Now that 2019 is in the books, Combat Press is taking a look back at the best that the sport of kickboxing had to offer. Over the next week, Combat Press will announce its award winners in multiple categories, covering everything from the action in the ring to the biggest stories surrounding the sport.
Every year, there seem to be at least three or four incredible, drama-inducing fights that sit atop our list as the best of the year. There are many candidates that make their way on the list for the level of the talent involved, the stakes at hand, and the relevance of the bout on the world scene. In 2019, we had a nice mix of all-out wars and technical battles that would make any fight connoisseur fall in love with the sport all over again.
The best fights this year took place all over the world and in many different promotions. In past years, we’ve crowned winners for a variety of reasons. Mohammed Jaraya and Nordin Ben Moh were honored because of the sheer craziness of the contest. In 2017, current two-division GLORY champion Alex Pereira posted a thrilling comeback performance against current UFC middleweight champ Israel Adesanya. In 2018, the insanity of the war between Rukiya Anpo and Hideaki Yamazaki took home the award over an exciting, but more technical bout between Tenshin Nasukawa and Rodtang Jitmuangnon.
This year, there was a healthy mix of brawls, like Akihiro Kaneko vs. Shuhei Kumura and TETSU vs. Toma, and a solid chunk of exciting technical scraps, including Masaaki Noiri vs. Jordann Pikeur, Masahiko Suzuki vs. Toki Tamaru, and Taiju Shiratori vs. Saeksan Or. Kwamuang. Yet, there was one bout that felt like it had more meaning than any other contest in 2019 because of the level of competition, the stakes at hand, and the relevance of the bout in the pound-for-pound rankings.
The fifth match-up between longtime top pound-for-pound kickboxer Sitthichai Sitsongpeenong and current GLORY and former K-1 and Kunlun Fight champion Marat Grigorian at GLORY 65 was the most meaningful fight in kickboxing in 2019 for many reasons. The GLORY lightweight world championship had major implications on the pound-for-pound rankings, with both fighters being ranked inside the top five (and in the top two in the lightweight division). The fight was truly one between two of the best kickboxers in the world at the time, which was a major deciding factor in why it is featured here.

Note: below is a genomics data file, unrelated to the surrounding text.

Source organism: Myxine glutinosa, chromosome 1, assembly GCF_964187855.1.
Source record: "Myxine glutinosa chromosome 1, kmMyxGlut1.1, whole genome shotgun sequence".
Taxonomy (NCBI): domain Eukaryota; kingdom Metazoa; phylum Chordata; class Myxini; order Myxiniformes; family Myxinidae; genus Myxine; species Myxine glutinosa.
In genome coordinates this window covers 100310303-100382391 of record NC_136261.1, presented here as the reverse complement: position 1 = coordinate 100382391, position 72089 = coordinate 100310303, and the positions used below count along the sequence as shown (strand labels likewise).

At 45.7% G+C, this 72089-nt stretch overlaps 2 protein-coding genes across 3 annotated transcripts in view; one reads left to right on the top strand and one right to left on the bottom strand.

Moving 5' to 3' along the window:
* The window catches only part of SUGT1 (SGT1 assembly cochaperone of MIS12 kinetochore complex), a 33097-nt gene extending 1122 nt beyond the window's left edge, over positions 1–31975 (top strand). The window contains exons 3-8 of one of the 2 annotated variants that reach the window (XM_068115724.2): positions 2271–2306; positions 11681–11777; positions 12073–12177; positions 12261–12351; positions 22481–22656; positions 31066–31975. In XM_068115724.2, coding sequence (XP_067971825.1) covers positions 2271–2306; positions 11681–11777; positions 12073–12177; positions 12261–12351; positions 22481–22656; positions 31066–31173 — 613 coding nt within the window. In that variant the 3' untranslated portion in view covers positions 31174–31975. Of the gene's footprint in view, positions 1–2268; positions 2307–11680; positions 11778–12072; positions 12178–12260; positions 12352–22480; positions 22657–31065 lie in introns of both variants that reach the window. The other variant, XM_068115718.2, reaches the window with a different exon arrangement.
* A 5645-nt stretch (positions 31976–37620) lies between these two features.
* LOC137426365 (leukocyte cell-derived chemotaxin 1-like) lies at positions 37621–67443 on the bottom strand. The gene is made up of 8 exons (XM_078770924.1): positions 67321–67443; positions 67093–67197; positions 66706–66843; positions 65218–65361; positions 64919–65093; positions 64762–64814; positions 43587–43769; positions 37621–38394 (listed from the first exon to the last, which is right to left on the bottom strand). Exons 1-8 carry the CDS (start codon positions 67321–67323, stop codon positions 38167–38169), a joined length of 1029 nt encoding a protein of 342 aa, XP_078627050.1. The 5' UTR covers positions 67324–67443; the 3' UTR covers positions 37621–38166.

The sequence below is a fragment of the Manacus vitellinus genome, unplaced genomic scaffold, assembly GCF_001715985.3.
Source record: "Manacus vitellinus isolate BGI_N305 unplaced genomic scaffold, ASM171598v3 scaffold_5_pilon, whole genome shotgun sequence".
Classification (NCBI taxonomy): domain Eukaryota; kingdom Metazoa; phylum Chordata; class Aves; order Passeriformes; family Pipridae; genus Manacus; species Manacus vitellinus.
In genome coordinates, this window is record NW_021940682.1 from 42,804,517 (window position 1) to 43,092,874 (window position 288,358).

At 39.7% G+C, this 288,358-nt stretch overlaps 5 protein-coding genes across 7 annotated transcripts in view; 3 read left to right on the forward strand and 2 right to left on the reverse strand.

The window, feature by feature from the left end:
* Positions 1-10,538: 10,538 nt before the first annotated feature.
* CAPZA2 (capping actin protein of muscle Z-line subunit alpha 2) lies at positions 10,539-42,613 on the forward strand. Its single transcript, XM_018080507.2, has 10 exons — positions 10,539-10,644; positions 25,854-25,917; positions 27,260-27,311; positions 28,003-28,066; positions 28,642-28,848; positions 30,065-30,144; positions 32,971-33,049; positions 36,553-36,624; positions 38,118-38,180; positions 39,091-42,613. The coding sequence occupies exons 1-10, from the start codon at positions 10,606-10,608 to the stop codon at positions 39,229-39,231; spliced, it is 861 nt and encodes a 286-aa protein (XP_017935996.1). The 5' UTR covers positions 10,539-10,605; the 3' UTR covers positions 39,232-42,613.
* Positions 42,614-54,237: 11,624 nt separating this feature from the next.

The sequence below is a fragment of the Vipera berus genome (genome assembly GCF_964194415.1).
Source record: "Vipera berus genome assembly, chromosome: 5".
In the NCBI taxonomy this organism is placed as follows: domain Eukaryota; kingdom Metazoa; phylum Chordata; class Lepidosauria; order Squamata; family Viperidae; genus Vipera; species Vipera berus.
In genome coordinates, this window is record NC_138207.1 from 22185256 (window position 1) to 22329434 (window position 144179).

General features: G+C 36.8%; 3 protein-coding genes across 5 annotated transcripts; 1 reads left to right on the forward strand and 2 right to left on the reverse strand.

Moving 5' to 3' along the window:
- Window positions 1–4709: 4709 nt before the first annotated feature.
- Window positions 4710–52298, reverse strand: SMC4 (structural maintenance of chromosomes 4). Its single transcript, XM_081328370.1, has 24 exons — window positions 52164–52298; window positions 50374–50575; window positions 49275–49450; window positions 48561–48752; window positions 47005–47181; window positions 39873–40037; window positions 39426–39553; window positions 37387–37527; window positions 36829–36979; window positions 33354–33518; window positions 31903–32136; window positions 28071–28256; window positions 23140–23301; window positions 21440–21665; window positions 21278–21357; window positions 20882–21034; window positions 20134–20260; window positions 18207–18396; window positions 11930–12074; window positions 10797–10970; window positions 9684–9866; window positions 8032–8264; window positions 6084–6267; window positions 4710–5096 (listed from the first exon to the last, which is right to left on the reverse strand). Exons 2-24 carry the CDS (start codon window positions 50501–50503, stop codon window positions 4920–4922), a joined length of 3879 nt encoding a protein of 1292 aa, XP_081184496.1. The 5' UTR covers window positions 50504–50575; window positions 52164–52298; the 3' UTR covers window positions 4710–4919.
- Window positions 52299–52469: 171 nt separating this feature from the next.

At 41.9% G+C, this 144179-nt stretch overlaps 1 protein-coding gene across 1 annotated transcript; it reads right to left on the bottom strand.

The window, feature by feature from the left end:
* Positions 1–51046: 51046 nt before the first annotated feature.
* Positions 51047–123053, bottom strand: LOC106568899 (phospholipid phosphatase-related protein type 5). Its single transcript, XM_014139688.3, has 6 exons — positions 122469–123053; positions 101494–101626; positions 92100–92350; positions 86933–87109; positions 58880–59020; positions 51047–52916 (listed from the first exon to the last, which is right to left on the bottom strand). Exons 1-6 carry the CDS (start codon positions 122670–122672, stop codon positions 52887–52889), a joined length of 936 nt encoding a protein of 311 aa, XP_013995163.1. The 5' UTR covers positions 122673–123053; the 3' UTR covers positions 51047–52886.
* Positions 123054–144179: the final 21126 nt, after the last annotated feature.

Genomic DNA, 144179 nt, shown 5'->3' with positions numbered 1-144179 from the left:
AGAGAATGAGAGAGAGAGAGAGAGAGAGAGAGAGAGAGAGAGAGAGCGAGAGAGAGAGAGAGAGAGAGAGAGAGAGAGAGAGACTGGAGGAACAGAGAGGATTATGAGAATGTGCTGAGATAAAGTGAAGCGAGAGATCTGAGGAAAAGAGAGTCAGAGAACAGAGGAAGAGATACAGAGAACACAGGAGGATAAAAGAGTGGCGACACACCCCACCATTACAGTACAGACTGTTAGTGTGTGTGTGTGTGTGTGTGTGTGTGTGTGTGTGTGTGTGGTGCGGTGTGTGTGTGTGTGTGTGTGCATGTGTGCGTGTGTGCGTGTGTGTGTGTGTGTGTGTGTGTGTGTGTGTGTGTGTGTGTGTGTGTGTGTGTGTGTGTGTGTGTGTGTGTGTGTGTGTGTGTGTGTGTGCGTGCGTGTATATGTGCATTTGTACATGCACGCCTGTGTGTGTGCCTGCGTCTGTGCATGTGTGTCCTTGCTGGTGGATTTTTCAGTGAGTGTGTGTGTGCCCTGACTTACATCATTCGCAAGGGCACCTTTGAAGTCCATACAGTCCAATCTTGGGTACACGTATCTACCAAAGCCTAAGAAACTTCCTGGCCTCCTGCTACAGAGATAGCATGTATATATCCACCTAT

Sitthichai had defeated Grigorian on four previous occasions — once in Kunlun Fight, once in a GLORY contender tournament, and twice for the GLORY lightweight title. Make no bones about it, even though Grigorian was competitive and made each and every fight close, many did not expect him to get the win on his fifth try. Sitthichai had by far the best resume in the sport, with 59 wins and just four losses. He not only won against elite competition and rugged veterans, but he also avenged all four of his losses. Sitthichai was clearly the best fighter in the world and had been for over two years.
That all ended, however, when Grigorian dropped Sitthichai with a left hook in the second round. Following the knockdown and 10-8 round for Grigorian, he was up 20-17 on three of the judges’ scorecards. Sitthichai would have had to win all three of the remaining rounds just to earn a draw. Grigorian put on one of the best performances of his career, taking Sitthichai out of his game for five frames to earn the victory and win the GLORY lightweight title.
Other finalists: Badr Hari vs. Rico Verhoeven 2 (GLORY Collision 2), Masaaki Noiri vs. Jordann Pikeura (K.Festa 2), Ilias Ennahachi vs. Petchdam Petchyindee (ONE Championship: Dreams of Gold), Akihiro Kaneko vs. Shuhei Kumura (K.Festa 2), Taiju Shiratori vs. Saeksan Or. Kwamuang (RISE World Series 2019: Semifinal Round), Masahiko Suzuki vs. Toki Tamaru (RISE World Series 2019: Final Round), Cedric Doumbe vs. Alim Nabiyev (GLORY 66: Paris), TETSU vs. Toma (K-1 World GP 2019 in Yokohoma)
Make sure you check out the rest of the Combat Press 2019 Kickboxing Award winners.